8 Answers for Guitar Beginners
- Wednesday, March 3, 2010, 15:53
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- 12 comments
Guitar Beginners are excited about learning the guitar but often get nervous about making wrong first-steps in the beginning. Here are answers to some questions that are asked repeatedly in my beginner guitar lessons. I hope this helps some of you out.
1) Should I buy an acoustic or an electric guitar?
Buy whichever guitar you think you will enjoy more. Electric and acoustic guitars are different instruments but, fundamentally, their technique is the same. Think about the music you like and your favorite guitar players. It is likely you will practice more if you are pleased with the look and sound of your instrument. Practicing more means achieving new sounds, progress and enjoyment of this great hobby. Many guitarists eventually own both an acoustic and an electric guitar.
2) Are there advantages to learning on an acoustic guitar or an electric guitar?
Learning on an acoustic guitar puts the focus on your technique and not on ‘sound effects’ that can be gained with an electric guitar and amplifier. The slightly heavier strings of the acoustic encourages stronger technique.
An electric guitar has lighter strings and lower action, making an electric guitar easier to play than an acoustic. A drawback is the added cost of an amplifier, cables, etc. Sometimes the adjustment to acoustic guitar is uncomfortable for someone who has learned on an electric.
3) Should I learn on a hand-me-down guitar?
If it plays well. If you do get a used guitar to learn on, I suggest taking the guitar to a friend or music retailer and get some expert advice on its quality as a beginner’s instrument. I caution that I have seen many beginners get discouraged when the problem wasn’t with their technique but with the inferior guitar they are learning on. Sometimes these guitars have been in someone’s closet or attic for years, have problems with intonation or string height, and with strings that are older than the person trying to learn! My best suggestion is to purchase a new, name-brand guitar. They won’t slow you down and keep their value. Many manufactures bundle beginner guitar packages with guitar, tuner, strap, amplifier and cable (for electric guitars), guitar case or gig bag, picks and sometimes an instructional book or video. Usually at a great discount than if you bought everything separately.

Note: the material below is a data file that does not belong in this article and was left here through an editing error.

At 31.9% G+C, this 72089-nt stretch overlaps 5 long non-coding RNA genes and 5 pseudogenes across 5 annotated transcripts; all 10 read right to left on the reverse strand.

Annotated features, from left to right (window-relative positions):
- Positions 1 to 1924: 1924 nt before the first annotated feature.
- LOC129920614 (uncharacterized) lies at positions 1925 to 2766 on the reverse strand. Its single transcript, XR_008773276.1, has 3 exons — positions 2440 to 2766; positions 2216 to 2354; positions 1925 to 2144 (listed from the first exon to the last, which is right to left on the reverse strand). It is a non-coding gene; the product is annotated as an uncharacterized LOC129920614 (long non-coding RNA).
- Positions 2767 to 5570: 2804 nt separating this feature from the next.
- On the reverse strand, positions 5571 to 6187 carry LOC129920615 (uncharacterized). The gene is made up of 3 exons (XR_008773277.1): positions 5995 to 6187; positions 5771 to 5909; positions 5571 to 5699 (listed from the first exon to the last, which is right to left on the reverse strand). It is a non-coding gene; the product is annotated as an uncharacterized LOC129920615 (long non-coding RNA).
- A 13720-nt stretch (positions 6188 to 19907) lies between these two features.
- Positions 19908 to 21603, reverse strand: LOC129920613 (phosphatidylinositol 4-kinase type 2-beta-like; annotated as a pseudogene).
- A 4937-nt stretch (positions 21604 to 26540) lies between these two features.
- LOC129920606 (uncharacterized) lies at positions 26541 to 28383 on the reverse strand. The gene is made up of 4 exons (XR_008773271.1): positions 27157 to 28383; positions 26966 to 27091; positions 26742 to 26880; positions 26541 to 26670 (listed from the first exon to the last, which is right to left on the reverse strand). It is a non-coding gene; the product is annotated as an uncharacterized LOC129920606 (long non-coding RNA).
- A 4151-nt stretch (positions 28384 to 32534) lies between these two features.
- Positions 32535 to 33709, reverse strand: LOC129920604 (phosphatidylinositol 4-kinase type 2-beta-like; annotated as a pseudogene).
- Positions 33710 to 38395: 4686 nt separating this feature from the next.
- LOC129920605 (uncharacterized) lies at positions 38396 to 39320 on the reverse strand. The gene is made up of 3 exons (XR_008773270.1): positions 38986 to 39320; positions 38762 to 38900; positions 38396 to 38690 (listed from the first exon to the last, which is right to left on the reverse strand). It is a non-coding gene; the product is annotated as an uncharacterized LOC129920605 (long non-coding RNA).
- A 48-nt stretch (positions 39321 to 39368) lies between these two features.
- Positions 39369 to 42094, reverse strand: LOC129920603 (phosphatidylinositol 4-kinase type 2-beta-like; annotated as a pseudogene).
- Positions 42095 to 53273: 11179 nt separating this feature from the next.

4) What should I practice?
A good practice routine will include some core areas of study: Chords/Rhythm Guitar, Single Notes/Improvisation, Sight Reading, Ear Training, Repertoire. Avoid focusing exclusively on any one of these and you can become a well-rounded musician. And pay attention to that inner voice telling you what you real need to work on.
5) How much should I practice?
You should practice as much as you feel like, if you play every day. No amount of reading, watching or listening can substitute for time on the guitar. I recommend 90 minutes a week for a beginning student, more if you feel like it. Most importantly is play every day. Fifteen minutes every day will show far greater results then a 3 hour marathon practice session every Saturday. Finally, focus your practice on what you don’t already know. Playing favorite riffs for an hour doesn’t count as an hour of practice.
6) How long will it take to get good?
This is a hard question to answer. So much depend on factors such as already playing another instrument, better hand/finger coordination and flexibility, how young you start, and how much you practice time you put in.
There is no reason you can’t play the guitar. I don’t care if you think your hands are too big, too small, too wide, too narrow. If you started late in life. If your Mom raised you on Lawrence Welk records and now your a Ramones fan. Famous guitar players have been blind, missing fingers, learned on poor equipment, etc. The most important hurdle to get over is thinking that you can’t do it. Tell yourself you can do it and anything is possible. The journey to realizing your musical goals is covered in single steps. Enjoy every step of the way toward your goal and you will have fun. And you might reach your goal before you know it.
7) How young can you start playing the guitar?
My youngest student is 3 years old. However, playing guitar takes coordination of both hands to get the correct sounds. Usually children around 5-6 years old will have the motor skills and attention span to follow a lesson plan and begin on the guitar.
8. How old is too old to start playing the guitar?
You are never too old. Music is a hobby for life.
What are your guitar questions?
Now, I could us your help. I need your guitar questions in the comments section of this post. Beginner questions or advanced, rhythm or lead guitar, guitar gear, whatever. I need more questions for an upcoming report I am writing and could use your feedback!
I get questions, you get answers. A win-win situation right? So fire away!